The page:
The Aurora scheduler is written in Java code and built with Gradle.
From the root directory of the Apache Aurora project generate the Gradle wrapper by running:
You will need Java 8 installed and on your
PATH or unzipped somewhere with
JAVA_HOME set. Then
will bootstrap the build system and show available tasks. This can take a while the first time you run it but subsequent runs will be much faster due to cached artifacts.
Aurora has a comprehensive unit test suite. To run the tests use
Gradle will only re-run tests when dependencies of them have changed. To force a re-run of all tests use
./gradlew clean build
To speed up development iteration, the plain gradle commands will not run static analysis tools. However, you should run these before posting a review diff, and always run this before pushing a commit to origin/master.
./gradlew build -Pq
To run the same tests that are run in the Apache Aurora continuous integration environment:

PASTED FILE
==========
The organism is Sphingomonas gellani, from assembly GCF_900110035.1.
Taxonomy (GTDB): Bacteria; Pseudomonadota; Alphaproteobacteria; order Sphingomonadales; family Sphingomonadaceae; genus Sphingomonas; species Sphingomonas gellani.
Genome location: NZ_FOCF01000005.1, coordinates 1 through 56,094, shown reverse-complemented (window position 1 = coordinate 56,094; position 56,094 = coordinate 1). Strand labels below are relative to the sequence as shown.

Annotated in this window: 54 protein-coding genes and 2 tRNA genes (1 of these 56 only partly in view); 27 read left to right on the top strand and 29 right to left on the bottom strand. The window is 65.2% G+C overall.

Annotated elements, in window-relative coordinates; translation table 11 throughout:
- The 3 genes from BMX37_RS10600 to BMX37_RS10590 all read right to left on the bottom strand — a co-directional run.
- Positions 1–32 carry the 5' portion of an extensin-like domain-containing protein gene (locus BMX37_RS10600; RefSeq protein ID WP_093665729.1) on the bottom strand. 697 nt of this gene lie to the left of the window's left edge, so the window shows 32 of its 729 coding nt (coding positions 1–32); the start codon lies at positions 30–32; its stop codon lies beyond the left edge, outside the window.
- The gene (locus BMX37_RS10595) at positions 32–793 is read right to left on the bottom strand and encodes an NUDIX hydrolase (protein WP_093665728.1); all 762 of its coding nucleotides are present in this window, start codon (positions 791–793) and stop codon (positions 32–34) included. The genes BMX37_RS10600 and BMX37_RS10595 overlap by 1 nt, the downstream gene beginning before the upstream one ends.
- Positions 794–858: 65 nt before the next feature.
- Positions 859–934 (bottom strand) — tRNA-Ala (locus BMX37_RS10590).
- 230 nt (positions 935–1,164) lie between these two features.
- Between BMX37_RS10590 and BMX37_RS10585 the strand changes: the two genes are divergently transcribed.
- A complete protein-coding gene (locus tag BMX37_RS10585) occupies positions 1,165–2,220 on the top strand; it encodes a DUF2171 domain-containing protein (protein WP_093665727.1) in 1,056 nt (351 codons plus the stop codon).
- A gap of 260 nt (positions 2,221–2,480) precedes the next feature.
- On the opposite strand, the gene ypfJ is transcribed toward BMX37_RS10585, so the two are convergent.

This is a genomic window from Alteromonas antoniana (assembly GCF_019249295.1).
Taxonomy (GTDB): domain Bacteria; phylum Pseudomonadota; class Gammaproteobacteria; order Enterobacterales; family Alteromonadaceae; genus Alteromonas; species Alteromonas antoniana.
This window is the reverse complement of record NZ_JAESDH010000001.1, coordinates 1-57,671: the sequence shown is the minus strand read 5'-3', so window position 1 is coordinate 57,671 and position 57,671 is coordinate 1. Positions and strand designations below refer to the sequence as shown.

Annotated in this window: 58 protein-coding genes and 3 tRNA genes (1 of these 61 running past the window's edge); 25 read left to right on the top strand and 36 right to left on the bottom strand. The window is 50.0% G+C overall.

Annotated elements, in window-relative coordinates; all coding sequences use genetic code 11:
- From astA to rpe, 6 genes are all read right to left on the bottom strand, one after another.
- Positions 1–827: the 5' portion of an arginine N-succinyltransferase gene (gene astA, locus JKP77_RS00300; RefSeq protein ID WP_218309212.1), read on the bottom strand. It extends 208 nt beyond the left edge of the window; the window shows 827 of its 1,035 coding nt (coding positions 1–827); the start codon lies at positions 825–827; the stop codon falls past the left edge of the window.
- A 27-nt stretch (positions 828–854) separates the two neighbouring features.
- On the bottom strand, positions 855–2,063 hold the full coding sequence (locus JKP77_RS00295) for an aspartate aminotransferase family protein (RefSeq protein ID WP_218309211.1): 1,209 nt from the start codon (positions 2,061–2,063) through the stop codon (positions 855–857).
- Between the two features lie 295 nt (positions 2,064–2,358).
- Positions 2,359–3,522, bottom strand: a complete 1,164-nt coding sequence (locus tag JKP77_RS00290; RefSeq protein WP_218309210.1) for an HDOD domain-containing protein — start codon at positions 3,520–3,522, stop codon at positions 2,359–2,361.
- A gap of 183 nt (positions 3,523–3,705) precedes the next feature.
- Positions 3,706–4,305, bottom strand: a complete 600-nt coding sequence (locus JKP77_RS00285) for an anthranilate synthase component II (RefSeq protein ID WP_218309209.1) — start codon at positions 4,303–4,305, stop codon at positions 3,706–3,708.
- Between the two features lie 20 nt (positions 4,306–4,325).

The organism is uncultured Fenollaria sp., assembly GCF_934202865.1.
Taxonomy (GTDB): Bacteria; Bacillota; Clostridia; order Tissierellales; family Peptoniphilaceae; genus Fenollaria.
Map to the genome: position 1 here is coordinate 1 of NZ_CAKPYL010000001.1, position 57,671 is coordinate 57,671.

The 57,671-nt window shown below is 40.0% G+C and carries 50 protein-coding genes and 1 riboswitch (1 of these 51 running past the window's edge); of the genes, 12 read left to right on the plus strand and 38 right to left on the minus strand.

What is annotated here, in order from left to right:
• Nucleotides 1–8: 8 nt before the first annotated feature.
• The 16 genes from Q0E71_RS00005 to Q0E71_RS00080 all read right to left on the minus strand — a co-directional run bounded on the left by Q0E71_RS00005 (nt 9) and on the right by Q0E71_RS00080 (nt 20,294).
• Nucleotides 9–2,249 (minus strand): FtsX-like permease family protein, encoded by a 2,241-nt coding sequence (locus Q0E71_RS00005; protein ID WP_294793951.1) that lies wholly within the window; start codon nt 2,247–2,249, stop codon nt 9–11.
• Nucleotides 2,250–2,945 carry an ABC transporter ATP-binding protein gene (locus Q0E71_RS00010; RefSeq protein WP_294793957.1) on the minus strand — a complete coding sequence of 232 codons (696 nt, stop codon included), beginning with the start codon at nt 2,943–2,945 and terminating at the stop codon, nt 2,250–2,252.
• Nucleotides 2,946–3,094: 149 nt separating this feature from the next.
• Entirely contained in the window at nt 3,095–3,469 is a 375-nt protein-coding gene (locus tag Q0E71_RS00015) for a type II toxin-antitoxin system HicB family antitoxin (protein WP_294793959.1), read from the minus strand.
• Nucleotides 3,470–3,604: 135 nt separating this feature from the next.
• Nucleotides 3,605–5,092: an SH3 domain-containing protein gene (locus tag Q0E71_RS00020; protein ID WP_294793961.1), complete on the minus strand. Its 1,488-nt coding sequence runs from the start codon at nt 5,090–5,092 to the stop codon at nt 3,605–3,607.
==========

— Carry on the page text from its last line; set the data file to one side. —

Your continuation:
In addition, there is an end-to-end test that runs a suite of aurora commands using a virtual cluster:
Gradle can create a zip file containing Aurora, all of its dependencies, and a launch script with
or a tar file containing the same files with
The output file will be written to
Gradle can generate project files for your IDE. To generate an IntelliJ IDEA project run
and import the generated
New dependencies can be added from Maven central by adding a
compile dependency to
For example, to add a dependency on
example-lib 1.0 add this block:
NOTE: Anyone thinking about adding a new dependency should first familiarize themselves with the Apache Foundation’s third-party licensing policy.
The following files were autogenerated by
gradle wrapper using gradle’s
Wrapper plugin and
should not be modified directly:
./gradlew ./gradlew.bat ./gradle/wrapper/gradle-wrapper.jar ./gradle/wrapper/gradle-wrapper.properties
To upgrade Gradle unpack the new version somewhere, run
/path/to/new/gradle wrapper in the
repository root and commit the changed files.